Loge v. United States

662 F.2d 1268



The Secretary of Health, Education and Welfare has no discretion to disregard the mandatory regulatory commands pertaining to criteria a vaccine must meet before licensing its manufacture or releasing a particular lot of vaccine for distribution to the public.


Plaintiff polio victim and husband appealed from an order of the United States District Court for the Western District of Arkansas, which dismissed their complaint alleging liability of defendant United States and unknown employees of the Department of Health, Education, and Welfare (HEW) under the Federal Tort Claims Act (FTCA), 28 U.S.C. §§ 1346(b), 2671 et seq., on the ground that it failed to state a cause of action. Victim contracted polio after her infant son was inoculated with a live virus vaccine that also immunized persons who came into contact with the recipient through a "shed virus." The polio victim contracted the disease through exposure to the shed virus, and she and her husband filed suit against the United States and the HEW under the FTCA, based on the HEW's alleged negligence in licensing the live virus without certain safety testing, including certain testing mandated by the HEW's existing regulations. The trial court dismissed the complaint for failure to state a cause of action.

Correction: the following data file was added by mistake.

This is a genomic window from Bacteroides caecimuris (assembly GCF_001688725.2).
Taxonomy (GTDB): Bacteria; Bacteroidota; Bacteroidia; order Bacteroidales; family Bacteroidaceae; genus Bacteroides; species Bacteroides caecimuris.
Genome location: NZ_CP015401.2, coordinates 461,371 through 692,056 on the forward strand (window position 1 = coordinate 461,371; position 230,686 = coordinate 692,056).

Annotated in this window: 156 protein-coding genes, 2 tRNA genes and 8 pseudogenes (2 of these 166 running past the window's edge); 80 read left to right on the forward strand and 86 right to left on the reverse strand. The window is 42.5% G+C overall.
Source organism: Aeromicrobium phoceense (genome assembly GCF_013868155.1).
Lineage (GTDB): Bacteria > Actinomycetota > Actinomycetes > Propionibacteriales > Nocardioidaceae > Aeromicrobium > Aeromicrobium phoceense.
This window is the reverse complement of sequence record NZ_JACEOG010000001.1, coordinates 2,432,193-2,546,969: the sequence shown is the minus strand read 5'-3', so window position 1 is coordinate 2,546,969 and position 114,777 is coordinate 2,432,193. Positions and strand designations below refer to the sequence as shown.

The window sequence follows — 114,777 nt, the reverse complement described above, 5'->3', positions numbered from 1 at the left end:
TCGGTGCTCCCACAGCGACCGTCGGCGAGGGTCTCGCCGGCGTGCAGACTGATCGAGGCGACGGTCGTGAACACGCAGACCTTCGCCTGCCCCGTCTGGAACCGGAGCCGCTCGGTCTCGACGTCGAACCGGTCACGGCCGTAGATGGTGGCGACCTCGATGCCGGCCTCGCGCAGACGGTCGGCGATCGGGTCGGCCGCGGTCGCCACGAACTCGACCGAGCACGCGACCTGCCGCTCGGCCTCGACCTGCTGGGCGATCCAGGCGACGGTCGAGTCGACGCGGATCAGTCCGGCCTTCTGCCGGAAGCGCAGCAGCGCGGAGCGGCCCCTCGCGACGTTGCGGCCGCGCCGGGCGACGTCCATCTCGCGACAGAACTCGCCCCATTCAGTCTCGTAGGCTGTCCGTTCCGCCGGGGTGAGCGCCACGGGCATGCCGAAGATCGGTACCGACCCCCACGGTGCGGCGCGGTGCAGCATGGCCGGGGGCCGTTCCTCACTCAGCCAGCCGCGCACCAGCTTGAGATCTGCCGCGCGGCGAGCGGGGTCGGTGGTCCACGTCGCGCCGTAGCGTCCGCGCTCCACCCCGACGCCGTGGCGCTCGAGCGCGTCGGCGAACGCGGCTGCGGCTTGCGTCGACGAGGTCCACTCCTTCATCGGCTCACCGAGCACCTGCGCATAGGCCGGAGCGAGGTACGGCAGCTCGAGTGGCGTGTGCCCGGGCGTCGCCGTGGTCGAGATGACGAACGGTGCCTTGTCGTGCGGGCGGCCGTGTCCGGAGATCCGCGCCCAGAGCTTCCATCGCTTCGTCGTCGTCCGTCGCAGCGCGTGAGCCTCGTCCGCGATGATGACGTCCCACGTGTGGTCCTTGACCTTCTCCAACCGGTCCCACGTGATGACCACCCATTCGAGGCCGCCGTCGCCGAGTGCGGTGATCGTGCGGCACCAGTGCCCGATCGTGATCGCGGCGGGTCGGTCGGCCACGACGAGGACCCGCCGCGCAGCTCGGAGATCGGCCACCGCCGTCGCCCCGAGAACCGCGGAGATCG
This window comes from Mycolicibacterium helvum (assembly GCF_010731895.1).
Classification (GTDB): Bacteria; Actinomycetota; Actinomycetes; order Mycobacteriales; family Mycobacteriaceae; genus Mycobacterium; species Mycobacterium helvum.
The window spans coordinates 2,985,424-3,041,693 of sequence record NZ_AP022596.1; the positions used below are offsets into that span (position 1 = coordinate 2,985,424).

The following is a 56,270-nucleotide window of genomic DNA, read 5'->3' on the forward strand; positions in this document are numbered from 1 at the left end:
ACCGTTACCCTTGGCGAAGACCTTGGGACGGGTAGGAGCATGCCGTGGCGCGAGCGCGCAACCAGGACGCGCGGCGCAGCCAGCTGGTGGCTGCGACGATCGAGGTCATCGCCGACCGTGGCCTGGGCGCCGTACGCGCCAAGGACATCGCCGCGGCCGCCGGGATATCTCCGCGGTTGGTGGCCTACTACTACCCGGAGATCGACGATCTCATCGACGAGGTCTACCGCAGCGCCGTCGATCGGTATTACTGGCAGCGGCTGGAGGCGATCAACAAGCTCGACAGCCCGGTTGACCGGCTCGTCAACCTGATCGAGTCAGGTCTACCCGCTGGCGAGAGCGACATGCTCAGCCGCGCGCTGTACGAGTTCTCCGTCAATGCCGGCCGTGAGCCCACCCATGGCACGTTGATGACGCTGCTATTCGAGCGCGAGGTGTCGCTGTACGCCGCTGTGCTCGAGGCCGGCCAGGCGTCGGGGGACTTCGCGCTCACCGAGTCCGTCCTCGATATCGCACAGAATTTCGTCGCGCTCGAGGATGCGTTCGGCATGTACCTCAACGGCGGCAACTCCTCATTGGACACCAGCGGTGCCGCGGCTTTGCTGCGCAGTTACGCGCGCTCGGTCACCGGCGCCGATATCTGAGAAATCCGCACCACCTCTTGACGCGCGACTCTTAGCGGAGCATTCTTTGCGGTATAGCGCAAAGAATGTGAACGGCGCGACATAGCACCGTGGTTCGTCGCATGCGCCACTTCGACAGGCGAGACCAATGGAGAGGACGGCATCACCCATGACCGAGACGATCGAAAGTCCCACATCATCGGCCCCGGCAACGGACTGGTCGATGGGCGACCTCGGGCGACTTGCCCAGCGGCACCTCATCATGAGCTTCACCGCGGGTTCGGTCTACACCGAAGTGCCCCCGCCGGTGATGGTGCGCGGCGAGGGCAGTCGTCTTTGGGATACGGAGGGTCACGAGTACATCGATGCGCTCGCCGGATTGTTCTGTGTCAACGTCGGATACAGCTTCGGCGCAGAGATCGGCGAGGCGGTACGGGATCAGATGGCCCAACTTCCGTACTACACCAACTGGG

To the extent that the plaintiff’s amended complaint may be construed to state a claim attacking the government for a regulatory omission, did the district court err in concluding that a discretionary function is implicated, thus immunizing the government from suit?




The court affirmed the dismissal of all but two of the claims, holding that the FTCA did not waive sovereign immunity from claims based upon an agency's failure to perform a discretionary function, and the alleged failure to require testing of the shed virus involved the nonperformance of such a function. The court reversed as to two claims that HEW negligently failed to enforce existing regulations because the alleged failure to enforce was not a discretionary function, but was a failure for which HEW could be liable under Arkansas law.The case was remanded for further proceedings as to the dismissal of claims of polio victim and husband under the FTCA alleging that the United States negligently violated its own regulations requiring a pharmaceutical company to test a live virus vaccine before receiving a license to manufacture the vaccine.

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